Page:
The CHX release values at times 28 days and two years are presented in Table 3. For both adhesives, the cross-product interaction was statistically significant (p=0.0001 and p=0.001, respectively, for the percentage of the original concentration and the amount in mg/g). Different CHX concentrations influenced CHX release from the tested adhesive systems. In general, a higher CHX concentration resulted in higher CHX release in both products, and AM showed slower and gradual release when compared to XP, which released CHX at an apparently higher rate. The total amount of released CHX was proportional to the initial concentration of CHX added to the adhesives.
The fracture patterns of all experimental groups are shown in Table 4. No premature failures were observed in the present study. Cohesive failures were not included in the statistical analysis because of the lower number of specimens with those failure modes. The μTBS means and standard deviations for all groups are shown in Table 5. For both adhesives, the cross-product interaction was statistically significant (p=0.002 and p=0.001 for AM and XP, respectively). A μTBS drop was noted over time in all XP groups and most AM groups (p=0.001 and p=0.002, respectively). However, this decrease was much more pronounced in the control group (reduction of 40% to 53%) when compared with the CHX-containing adhesive systems (reduction ranged from 16% to 23% for AM and from 29% to 33% for XP). The only exception was observed when CHX at 0.1 wt% and 0.2 wt% was added to AM, in which case no significant differences were observed between the IM and 2-Y μTBS values.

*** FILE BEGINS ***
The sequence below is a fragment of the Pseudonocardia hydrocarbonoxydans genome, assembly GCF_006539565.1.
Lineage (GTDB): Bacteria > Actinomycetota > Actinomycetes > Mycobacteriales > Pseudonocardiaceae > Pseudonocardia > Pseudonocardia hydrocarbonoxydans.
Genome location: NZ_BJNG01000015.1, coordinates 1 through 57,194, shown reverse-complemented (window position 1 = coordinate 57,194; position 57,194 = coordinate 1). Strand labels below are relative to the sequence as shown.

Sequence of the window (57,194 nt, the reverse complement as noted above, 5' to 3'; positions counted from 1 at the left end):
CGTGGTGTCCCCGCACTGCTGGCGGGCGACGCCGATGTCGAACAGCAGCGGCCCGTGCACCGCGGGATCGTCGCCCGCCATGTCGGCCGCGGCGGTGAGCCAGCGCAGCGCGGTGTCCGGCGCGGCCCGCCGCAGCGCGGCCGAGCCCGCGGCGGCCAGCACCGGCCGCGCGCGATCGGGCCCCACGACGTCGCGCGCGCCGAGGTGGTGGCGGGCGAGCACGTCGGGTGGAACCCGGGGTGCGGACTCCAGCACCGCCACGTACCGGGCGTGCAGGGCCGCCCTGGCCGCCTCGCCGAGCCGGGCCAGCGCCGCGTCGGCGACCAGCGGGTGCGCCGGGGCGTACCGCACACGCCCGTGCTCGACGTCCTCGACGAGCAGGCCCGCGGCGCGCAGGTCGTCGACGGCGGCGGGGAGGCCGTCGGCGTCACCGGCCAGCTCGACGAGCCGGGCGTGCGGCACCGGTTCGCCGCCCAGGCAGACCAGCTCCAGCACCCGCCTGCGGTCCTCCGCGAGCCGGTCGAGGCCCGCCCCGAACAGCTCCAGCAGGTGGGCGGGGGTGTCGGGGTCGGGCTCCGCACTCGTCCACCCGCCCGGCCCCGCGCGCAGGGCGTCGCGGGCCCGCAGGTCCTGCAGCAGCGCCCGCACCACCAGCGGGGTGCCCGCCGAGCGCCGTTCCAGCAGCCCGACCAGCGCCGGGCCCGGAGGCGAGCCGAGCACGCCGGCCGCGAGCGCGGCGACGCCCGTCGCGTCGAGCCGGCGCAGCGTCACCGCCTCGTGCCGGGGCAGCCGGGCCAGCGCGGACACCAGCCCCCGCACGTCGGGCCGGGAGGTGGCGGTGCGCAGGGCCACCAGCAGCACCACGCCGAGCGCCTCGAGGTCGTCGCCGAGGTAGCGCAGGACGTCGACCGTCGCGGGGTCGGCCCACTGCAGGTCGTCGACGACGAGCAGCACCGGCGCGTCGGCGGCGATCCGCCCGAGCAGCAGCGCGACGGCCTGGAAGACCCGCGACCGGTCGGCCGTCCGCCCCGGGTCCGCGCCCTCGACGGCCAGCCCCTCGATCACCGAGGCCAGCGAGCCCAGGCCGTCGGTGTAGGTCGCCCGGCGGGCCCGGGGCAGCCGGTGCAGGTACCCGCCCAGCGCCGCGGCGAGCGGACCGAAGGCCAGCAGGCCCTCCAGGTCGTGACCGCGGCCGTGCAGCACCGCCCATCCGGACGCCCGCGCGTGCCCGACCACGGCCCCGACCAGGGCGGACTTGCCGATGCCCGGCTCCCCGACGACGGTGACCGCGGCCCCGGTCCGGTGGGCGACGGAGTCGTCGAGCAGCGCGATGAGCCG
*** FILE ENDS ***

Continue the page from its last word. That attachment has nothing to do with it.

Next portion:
The NL means and standard deviations are shown in Table 6. The cross-product interaction was statistically significant for both adhesives (p=0.03 and p=0.0001 for AM and XP, respectively). None of the conditions resulted in NL-free interfaces.
For AM and XP, significant differences between immediate and 2-Y groups were seen for all formulations (p=0.03 and p=0.0001, respectively). However, the highest NL was found in the control group when compared to the NL observed on the bonding interfaces created by CHX-containing adhesives. The 2-Y NL values in the experimental groups were significantly lower than the values observed in the control groups mainly when 0.1 wt% and 0.2 wt% of CHX were added to both adhesives.
Illustrative SEM images of the bonding interfaces created in the control group and experimental group using 0.2 wt% CHX from both adhesive systems at immediate and 2-Y intervals are shown in Figure 1. In the immediate period, NL was nearly restricted to the hybrid layer for both adhesives. Although we did not compare products statistically, XP Bond presented an apparently higher amount of NL, regardless of the CHX concentration, than did Ambar. After two years, all groups showed noticeably more NL, which was present in almost the entire thickness of the hybrid layer and was more pronounced in the control group.
Identification of CHX by Micro–Raman Spectroscopy